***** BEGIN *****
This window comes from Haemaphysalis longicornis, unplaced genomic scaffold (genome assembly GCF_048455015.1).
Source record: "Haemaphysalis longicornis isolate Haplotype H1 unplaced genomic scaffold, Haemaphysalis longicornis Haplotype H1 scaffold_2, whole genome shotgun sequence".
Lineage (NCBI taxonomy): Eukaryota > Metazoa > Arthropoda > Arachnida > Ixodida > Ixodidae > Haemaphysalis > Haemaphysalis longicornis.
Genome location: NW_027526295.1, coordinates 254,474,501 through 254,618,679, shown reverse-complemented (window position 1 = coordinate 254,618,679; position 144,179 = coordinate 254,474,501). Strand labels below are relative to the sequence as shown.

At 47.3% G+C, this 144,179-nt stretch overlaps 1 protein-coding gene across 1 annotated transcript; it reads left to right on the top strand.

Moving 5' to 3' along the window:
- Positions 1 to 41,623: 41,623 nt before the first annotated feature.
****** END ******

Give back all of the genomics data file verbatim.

This window comes from Haemaphysalis longicornis, unplaced genomic scaffold (genome assembly GCF_048455015.1).
Source record: "Haemaphysalis longicornis isolate Haplotype H1 unplaced genomic scaffold, Haemaphysalis longicornis Haplotype H1 scaffold_2, whole genome shotgun sequence".
Lineage (NCBI taxonomy): Eukaryota > Metazoa > Arthropoda > Arachnida > Ixodida > Ixodidae > Haemaphysalis > Haemaphysalis longicornis.
Genome location: NW_027526295.1, coordinates 254,474,501 through 254,618,679, shown reverse-complemented (window position 1 = coordinate 254,618,679; position 144,179 = coordinate 254,474,501). Strand labels below are relative to the sequence as shown.

At 47.3% G+C, this 144,179-nt stretch overlaps 1 protein-coding gene across 1 annotated transcript; it reads left to right on the top strand.

Moving 5' to 3' along the window:
- Positions 1 to 41,623: 41,623 nt before the first annotated feature.